A Vendor Driven Federated Exchange?
Last week I saw an interview with David Chavez, Avaya’s CTO of Sales, on NoJitter posted by UC pundit Dave Michels. In that interview, Chavez was promoting his concept of a ‘Federated Exchange’. He defined a Federated Exchange as:
“…a service that securely associates sessions in one domain to sessions in other domains. To make this easy and natural, it provides interworking between SIP dialects and codecs. Additionally, a federated exchange provides a means for controlling reach and visibility of its subscribed users. To address privacy issues, it is inherently opt-in and individually-focused as opposed to enterprise focused. To increase its relevance to the subscribers, it allows them to create additional characteristics about themselves that could be useful to the parties with whom they interact.”
Sounds a lot like NextPlane! Chavez went on to say that SIP wasn’t well suited to achieving inter-vendor interoperability and that IMS (an extension of SIP and real-time communications defined primarily for carrier networks) was the way forward:
“Most vendors have Balkanized SIP with proprietary dialects to overcome that. So everyone can say they are standard and show a list of RFCs they adhere to–everyone. Yet, because of the different extensions, the only interoperability practically achieved is very basic. I think IMS greatly helps and it is a 3GPP standard…”
Since the carriers seem long ago to have lost interest in IMS, and the other UC vendors, as he says, have all gone in other directions (i.e. not the IMS direction) then this appears to be Avaya’s own proprietary, non-interoperable tangent while claiming to be standards compliant. However, that was just the start of the debate. A few days later, NoJitter editor, Eric Krapf, followed up with his own piece called “Federation: The Vision and the Pipe Dream”, in which he said:
“The concern, or the obstacle, I think, is how quickly this can metastasize into a grand vision or God Box that simply becomes unwieldy both from a user standpoint and a market standpoint. Also, if everybody starts building their own version of a Federation Exchange, then pretty soon you almost need another layer of abstraction to connect all of the existing Federation Exchanges.”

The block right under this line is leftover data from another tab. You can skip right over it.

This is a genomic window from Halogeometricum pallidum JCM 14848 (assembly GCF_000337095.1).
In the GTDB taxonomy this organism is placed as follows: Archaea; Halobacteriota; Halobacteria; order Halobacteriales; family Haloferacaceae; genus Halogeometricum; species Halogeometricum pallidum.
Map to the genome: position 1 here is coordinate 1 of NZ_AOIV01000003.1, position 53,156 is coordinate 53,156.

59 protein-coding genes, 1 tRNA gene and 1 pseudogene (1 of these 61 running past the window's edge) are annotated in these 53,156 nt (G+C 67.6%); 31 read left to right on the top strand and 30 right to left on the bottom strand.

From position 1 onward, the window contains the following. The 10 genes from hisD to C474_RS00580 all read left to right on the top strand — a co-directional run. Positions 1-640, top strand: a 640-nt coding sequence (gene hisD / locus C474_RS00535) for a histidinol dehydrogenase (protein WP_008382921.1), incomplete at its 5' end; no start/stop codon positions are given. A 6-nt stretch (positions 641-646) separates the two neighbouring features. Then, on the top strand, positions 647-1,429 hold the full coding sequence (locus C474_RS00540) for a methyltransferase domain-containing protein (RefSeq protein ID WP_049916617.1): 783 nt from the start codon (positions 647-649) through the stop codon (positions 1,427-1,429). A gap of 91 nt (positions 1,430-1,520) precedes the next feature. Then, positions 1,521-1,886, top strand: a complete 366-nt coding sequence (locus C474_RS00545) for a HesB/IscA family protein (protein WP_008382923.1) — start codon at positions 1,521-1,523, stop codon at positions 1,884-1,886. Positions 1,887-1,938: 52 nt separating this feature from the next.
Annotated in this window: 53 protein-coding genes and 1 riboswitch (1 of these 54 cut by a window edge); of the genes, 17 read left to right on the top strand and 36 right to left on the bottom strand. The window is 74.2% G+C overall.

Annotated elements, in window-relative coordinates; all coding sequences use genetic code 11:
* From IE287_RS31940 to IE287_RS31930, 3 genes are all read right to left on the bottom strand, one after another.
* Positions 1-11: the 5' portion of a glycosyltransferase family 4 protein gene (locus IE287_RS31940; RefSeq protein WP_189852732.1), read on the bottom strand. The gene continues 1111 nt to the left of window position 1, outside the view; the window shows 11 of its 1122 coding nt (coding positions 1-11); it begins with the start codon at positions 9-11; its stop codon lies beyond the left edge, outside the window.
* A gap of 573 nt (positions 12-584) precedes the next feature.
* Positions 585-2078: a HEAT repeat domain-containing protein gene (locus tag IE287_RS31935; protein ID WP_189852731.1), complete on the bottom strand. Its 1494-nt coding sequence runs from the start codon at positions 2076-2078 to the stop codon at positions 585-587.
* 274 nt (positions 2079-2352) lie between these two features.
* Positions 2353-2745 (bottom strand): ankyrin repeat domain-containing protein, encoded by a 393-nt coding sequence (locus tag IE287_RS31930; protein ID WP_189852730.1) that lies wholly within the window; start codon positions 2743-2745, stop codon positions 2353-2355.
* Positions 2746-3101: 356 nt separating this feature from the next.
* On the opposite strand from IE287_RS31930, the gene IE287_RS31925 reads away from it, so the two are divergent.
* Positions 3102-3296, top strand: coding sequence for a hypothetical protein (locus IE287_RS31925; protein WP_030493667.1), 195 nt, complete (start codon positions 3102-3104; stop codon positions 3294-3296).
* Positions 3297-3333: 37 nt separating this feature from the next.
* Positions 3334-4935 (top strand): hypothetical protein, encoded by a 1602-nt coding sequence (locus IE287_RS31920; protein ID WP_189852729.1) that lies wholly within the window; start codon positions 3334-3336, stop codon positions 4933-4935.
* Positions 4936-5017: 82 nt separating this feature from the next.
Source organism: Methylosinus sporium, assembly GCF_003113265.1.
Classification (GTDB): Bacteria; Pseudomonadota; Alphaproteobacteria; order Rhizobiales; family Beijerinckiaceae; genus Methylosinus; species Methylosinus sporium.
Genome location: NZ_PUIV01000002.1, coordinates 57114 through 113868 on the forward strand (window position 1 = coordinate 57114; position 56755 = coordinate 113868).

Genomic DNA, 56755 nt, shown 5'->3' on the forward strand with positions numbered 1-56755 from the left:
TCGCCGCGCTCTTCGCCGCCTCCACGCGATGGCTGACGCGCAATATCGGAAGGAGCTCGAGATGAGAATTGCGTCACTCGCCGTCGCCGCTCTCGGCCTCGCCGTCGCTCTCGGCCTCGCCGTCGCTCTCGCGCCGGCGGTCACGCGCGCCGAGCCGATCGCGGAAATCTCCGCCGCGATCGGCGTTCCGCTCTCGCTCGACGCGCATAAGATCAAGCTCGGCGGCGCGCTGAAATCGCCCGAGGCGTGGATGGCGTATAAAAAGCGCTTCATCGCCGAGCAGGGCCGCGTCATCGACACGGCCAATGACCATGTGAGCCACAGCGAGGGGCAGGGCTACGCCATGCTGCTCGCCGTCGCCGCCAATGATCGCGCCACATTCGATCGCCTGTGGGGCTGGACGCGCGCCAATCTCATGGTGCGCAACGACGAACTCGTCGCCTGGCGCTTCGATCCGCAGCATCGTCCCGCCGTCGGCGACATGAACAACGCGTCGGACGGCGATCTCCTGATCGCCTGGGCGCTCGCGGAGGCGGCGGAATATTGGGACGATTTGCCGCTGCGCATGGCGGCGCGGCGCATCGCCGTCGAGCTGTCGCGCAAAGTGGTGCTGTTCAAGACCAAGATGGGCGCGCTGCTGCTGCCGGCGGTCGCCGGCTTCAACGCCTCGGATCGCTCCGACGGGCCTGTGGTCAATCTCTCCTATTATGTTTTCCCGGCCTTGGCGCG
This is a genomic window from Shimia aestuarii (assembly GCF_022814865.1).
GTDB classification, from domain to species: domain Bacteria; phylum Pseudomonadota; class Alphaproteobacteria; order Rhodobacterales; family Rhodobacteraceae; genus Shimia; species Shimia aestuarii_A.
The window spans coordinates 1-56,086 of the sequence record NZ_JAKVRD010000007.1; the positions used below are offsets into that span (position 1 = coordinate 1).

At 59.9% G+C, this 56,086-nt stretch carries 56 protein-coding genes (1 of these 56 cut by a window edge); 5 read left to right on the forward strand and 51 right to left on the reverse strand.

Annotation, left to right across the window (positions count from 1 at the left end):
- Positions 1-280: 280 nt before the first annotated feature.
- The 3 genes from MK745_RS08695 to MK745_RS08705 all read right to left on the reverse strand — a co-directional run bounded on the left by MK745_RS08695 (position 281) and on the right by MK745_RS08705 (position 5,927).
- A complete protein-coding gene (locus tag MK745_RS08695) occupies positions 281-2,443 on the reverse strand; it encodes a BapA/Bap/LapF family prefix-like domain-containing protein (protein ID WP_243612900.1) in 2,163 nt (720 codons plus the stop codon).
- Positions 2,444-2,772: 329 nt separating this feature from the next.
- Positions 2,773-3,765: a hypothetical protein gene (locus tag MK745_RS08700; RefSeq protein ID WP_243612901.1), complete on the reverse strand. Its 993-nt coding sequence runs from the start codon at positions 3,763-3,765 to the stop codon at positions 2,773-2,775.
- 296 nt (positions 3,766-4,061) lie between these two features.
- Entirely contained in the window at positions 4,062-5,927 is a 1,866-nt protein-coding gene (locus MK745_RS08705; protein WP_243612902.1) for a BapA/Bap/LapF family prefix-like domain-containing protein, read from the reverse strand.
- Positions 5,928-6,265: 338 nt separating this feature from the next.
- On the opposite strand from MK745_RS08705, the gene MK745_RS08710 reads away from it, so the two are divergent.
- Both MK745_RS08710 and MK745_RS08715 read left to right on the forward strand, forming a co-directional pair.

Well put Eric! We already have non-interoperable UC systems – what we need is an interoperability layer that is independent of UC vendors and which accommodates the needs of UC customers to communicate with each other. Sounds a lot like NextPlane!
Naturally, Chavez had to respond to the ‘pipe dream’ gibe, and he invited Krapf to support, rather than denigrate, the federated exchange concept. Krapf responded by pointing out that Avaya was already boycotting the Unified Communications Interoperability Forum (see my last post), which says all there is to say about Avaya’s stance on interoperability. Thanks go to Paul McMillan who pointed out in the comments section that a federated exchange was already implemented by NextPlane.
After my musings on inter-vendor interop in my last post, I wondered if there wasn’t already some commentary on why the UC vendors can’t “just play nice”. Sure enough, there was an article, also on NoJitter, last year talking about the Economics of Interoperability. This article shows that, in a competitive environment, interop becomes a competitive weapon and that the theory of network effect actually creates a disincentive, rather than an incentive, for vendors to cooperate. I hadn’t really thought about it that way, but now that I have, it certainly explains a lot.
So my conclusion is that a federated exchange can only be created by an organization that is separate from the competing UC vendors. That exchange has to be like Switzerland: constitutionally neutral; accommodating of all points of view and comfortable speaking multiple languages and dialects.
Just like NextPlane!